5 Reasons why you’re tired but can’t sleep
We’ve all experienced it: being tired but can’t sleep. (Groan.) It’s a frustrating experience, and unfortunately a symptom of our “always-on” lifestyle. And even though you feel like you’re able to cope while your body runs on reserve, this everyday sleep experience can take its toll on our health, relationships, and productivity.
So let’s take a look at what could be causing this nocturnal nonsense – and what we can do to get back to bed and bring on those z’s.
1. You have insomnia
The typical symptoms of insomnia are finding it hard to fall asleep, maintaining sleep throughout the night, or waking up too early in the morning. It can last a couple of days, sometimes even weeks. Insomnia can be brought on by lifestyle changes (diet, work, lack of sleep hygiene) and in some cases be genetic, or occur from medications.
2. You’re stressed
Stress is a biggie when it comes to not being able to fall asleep. Even if we feel like everything in our life is going smoothly, there can be an underlying issue that, as our head hits the pillow, rears its annoying head.
As human beings, we are programed to “cope”. We tend to push aside stressful feelings to get us through the day. When our body starts to relax, and we have nothing else to focus on or distract us, these stresses can come piling in and keep us awake.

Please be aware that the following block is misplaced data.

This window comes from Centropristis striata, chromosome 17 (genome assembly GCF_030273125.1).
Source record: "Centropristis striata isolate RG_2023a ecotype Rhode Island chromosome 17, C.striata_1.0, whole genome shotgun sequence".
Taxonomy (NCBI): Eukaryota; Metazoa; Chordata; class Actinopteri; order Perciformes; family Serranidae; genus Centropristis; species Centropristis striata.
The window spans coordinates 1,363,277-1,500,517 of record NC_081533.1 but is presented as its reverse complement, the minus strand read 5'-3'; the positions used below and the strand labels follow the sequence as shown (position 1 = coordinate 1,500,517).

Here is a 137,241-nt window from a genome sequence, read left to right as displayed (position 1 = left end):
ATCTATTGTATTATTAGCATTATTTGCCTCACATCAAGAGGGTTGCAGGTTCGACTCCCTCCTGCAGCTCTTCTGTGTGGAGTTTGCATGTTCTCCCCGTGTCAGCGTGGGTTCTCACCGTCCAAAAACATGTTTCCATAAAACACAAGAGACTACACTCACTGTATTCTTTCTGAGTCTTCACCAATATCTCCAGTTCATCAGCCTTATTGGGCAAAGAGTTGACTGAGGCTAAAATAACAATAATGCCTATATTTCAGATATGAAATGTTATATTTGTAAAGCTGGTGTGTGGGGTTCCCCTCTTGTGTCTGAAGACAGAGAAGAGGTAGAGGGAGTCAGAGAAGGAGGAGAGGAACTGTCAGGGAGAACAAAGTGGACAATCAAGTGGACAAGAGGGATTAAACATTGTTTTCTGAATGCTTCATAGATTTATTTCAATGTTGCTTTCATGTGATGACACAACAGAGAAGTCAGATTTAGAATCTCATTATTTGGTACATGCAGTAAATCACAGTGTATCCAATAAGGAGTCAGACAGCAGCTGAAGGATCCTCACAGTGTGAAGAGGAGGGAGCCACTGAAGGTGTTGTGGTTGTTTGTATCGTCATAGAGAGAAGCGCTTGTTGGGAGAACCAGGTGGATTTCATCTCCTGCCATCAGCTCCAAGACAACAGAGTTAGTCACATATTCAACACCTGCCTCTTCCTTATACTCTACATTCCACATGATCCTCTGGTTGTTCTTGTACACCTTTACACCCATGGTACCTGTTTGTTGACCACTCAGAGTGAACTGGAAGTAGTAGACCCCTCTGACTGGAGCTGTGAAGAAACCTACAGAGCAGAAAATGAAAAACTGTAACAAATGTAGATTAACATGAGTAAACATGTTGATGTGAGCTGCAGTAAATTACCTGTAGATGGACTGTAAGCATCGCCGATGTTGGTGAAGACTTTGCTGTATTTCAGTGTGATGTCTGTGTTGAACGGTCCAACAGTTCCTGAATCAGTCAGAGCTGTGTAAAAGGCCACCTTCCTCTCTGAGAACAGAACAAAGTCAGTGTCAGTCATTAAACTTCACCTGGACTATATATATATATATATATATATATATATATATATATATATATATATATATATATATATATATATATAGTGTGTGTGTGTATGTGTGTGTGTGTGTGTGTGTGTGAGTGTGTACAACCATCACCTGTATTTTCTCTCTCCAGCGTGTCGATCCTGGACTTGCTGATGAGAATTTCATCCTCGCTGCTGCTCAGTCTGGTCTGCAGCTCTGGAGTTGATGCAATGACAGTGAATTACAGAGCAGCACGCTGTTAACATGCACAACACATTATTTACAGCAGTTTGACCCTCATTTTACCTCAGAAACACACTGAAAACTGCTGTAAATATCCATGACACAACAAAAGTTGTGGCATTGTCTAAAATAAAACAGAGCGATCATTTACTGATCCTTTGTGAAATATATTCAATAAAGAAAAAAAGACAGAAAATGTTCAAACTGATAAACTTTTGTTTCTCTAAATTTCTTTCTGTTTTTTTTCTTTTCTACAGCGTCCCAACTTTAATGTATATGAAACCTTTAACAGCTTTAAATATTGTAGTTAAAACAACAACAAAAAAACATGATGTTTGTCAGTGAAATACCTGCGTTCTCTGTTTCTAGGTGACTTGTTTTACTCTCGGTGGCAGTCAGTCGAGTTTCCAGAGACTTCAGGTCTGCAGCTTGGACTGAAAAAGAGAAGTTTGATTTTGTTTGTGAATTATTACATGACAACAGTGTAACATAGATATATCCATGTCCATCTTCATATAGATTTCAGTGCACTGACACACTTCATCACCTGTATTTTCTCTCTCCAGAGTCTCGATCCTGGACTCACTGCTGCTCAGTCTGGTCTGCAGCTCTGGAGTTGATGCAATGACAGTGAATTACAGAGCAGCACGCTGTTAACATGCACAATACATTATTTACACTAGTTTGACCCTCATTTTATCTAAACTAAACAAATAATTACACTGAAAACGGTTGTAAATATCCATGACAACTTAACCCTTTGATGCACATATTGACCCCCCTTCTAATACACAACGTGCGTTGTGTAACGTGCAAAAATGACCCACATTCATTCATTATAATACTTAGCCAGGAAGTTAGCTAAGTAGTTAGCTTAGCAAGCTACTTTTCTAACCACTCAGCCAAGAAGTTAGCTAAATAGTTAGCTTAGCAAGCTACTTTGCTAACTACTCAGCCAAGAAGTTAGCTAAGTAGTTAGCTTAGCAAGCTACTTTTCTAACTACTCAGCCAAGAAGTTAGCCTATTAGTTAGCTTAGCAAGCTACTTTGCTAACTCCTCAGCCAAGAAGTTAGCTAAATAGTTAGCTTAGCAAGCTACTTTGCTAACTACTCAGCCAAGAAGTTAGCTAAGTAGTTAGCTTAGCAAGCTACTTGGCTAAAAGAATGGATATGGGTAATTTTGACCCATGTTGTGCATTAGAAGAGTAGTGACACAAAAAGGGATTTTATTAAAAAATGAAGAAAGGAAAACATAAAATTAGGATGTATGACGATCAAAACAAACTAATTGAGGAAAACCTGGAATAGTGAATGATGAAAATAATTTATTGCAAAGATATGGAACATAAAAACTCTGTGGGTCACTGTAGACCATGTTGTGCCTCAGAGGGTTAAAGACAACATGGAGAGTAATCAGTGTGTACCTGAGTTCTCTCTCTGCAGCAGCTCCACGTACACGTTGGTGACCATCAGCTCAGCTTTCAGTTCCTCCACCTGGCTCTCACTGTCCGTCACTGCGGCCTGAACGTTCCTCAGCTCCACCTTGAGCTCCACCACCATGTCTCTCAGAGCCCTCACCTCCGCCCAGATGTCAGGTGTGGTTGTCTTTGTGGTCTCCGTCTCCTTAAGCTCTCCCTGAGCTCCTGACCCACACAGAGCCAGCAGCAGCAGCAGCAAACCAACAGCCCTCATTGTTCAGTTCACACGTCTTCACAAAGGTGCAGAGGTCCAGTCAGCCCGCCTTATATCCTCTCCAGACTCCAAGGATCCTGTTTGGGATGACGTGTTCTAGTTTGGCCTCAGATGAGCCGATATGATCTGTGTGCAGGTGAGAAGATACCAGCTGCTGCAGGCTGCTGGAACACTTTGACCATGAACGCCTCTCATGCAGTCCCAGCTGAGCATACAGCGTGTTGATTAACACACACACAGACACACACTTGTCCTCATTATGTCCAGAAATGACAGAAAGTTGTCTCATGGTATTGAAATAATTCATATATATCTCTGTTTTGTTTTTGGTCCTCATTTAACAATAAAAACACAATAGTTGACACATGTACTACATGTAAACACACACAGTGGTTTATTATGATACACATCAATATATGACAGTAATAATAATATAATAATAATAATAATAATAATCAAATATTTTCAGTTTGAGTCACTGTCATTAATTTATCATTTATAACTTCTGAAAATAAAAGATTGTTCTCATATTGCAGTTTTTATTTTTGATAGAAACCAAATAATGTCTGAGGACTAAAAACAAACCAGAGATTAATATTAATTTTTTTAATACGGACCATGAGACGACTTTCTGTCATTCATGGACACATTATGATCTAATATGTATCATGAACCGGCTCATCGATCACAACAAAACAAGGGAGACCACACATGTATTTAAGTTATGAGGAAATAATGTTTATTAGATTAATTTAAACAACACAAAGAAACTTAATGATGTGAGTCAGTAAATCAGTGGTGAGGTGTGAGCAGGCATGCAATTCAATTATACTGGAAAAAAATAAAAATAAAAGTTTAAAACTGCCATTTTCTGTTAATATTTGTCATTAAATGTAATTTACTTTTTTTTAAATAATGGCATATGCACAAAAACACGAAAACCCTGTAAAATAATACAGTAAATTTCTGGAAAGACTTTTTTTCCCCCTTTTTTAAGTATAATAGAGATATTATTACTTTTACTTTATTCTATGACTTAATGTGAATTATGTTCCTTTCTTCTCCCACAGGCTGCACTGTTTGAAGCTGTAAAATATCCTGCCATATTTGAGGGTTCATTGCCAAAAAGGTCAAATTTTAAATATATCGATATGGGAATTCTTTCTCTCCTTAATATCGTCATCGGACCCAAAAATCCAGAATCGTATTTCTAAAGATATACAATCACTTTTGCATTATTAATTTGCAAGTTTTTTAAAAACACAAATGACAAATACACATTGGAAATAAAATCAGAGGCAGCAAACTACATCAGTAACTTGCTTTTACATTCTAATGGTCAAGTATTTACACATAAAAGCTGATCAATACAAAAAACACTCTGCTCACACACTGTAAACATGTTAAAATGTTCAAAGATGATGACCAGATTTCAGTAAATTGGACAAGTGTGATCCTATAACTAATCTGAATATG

3. Overtired from sleep deprivation
If you’ve had less sleep than recommended you could be suffering from sleep deprivation which can alter your body clock. Your body clock or circadian rhythm is programed by regular sleep schedules and when you get less sleep than usual or change your sleep-wake patterns your body gets confused which makes it harder for your body to identify sleepiness. Even just a couple nights of Netflix binges can throw your body clock out of sync, which can lead to you being overtired, and unable to fall asleep when you want to.
Anxiety most times can occur from too much stress and the inability to process distressing thoughts. If you have anxiety at nighttime, you will know that anxious thoughts about daily life and then the worry that comes from not being able to sleep can cause a very wide-awake situation. When you’re anxious, your body produces cortisol, which is the hormone that keeps your mind alert and awake. And the more you think about not being able to sleep, the more challenging it can be to “switch-off” your cortisol creation.
5. Too much caffeine
If you’re a caffeine addict (and we don’t judge, we know that starting a day with a latte is non-negotiable), this habit may be interfering with your ability to shut down at bedtime. Caffeine which is a stimulant, is also known for extending sleep latency (which is the time it takes to fall asleep). If you’re drinking your third cup after lunchtime, you might find that your sleep quality can be affected as it takes around six hours for the effects of caffeine to leave your body.
Good sleep takes practice, this we know, but there is no reason why you can’t make it (nearly) perfect.